Further, content source 106 may include a communications interface to receive encoded content from a wired or wireless communications medium. Examples of communications media include (but are not limited to) local area networks (LANs), wireless LANs (WLANs), personal area networks (PANs), wireless metropolitan area networks (WMANs), cellular telephony networks, cable broadcast systems, terrestrial or satellite video broadcasting networks (e.g., DVB networks), and so forth. Upon receipt of such content, application 1 12 operates to decode such content so that it may outputted by one or more devices.
In embodiments, graphics engine 104 is provided by a graphics processing unit (GPU). More particularly, graphics engine 104 provides acceleration for a number of functions that are often required in video and audio processing (Huffman decode, iDCT etc). This GPU may include one or more specialized microprocessors that offloads and accelerates video and graphics rendering from host processing platform 102. Also, graphics engine 104 may include multiple parallel execution units (EUs) that can support multi-threaded and parallel processing. Graphics engine 104 may include a commercially available graphics engine manufactured by Intel Corporation of Santa Clara, CA.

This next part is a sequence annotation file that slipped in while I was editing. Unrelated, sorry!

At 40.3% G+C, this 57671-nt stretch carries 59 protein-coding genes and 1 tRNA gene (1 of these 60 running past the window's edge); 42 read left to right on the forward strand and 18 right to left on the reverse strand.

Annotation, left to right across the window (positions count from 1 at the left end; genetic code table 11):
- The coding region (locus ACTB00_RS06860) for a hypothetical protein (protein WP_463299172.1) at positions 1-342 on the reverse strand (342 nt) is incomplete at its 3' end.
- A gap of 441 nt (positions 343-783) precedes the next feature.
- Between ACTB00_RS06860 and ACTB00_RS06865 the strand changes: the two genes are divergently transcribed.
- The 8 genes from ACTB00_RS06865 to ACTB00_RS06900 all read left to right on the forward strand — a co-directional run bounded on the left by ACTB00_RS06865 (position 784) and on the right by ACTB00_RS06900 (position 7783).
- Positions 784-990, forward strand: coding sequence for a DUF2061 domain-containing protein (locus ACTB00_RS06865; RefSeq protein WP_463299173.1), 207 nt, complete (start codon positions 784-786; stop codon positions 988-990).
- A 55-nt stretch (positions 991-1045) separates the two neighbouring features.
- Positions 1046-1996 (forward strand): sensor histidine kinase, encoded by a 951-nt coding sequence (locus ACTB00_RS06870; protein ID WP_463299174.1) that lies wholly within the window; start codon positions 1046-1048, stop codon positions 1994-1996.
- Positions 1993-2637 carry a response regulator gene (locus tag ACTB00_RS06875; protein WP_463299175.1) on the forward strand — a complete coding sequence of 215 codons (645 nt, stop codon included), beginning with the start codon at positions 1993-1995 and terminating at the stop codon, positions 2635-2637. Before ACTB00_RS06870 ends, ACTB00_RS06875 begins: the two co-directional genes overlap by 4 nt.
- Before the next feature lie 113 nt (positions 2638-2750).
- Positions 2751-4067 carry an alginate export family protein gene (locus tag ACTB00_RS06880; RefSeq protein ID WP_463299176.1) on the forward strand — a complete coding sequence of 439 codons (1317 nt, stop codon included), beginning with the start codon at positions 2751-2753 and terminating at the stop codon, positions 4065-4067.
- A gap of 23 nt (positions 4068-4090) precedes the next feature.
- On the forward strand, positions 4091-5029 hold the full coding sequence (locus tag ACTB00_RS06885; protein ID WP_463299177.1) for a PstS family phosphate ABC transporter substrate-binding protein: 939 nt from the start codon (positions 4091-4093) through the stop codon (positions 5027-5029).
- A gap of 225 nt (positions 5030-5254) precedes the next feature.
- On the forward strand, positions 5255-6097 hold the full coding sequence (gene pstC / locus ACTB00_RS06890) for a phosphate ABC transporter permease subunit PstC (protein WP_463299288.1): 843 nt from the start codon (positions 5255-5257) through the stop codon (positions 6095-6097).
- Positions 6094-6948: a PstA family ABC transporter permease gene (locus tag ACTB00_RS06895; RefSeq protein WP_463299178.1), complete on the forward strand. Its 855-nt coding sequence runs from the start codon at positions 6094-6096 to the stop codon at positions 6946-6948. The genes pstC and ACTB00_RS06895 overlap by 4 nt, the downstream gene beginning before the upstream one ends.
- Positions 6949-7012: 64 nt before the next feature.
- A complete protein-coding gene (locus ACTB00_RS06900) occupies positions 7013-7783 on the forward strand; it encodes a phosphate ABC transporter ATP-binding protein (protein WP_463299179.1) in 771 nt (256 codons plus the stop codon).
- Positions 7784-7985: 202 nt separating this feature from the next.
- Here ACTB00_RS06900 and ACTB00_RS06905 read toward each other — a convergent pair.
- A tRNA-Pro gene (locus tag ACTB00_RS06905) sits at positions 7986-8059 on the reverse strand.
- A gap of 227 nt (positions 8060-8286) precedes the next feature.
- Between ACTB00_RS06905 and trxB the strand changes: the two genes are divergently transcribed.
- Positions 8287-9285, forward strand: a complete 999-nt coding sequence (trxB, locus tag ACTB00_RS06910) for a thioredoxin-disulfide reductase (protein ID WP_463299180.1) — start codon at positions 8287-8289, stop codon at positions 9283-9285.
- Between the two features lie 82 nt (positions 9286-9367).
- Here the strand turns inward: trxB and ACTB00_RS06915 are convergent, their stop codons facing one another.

Embodiments, however, are not limited to this example.
In general operation, graphics engine 104 may provide, for application 112, operations associated with video decoding. Such operations may include (but are not limited to) variable length decoding (VLD), inverse quantization, and inverse discrete cosine transform (DCT) operations. Graphics engine 104 may provide specialized hardware and/or memory to perform such operations quickly and efficiently. Such operations are also common to audio decoding. Thus, in addition to performing video decoding operations, graphics engine 104 may perform audio decoding operations for application 1 12. Such audio decoding may be in accordance with various codecs. Exemplary codecs include (but are not limited to) DTS-HD Master Audio, Dolby TrueHD, MP3, AAC etc. However, any audio codec may be employed. In embodiments, the performance of such audio and video decoding operations may be initiated by application 1 12 through graphics engine driver(s) 11 1.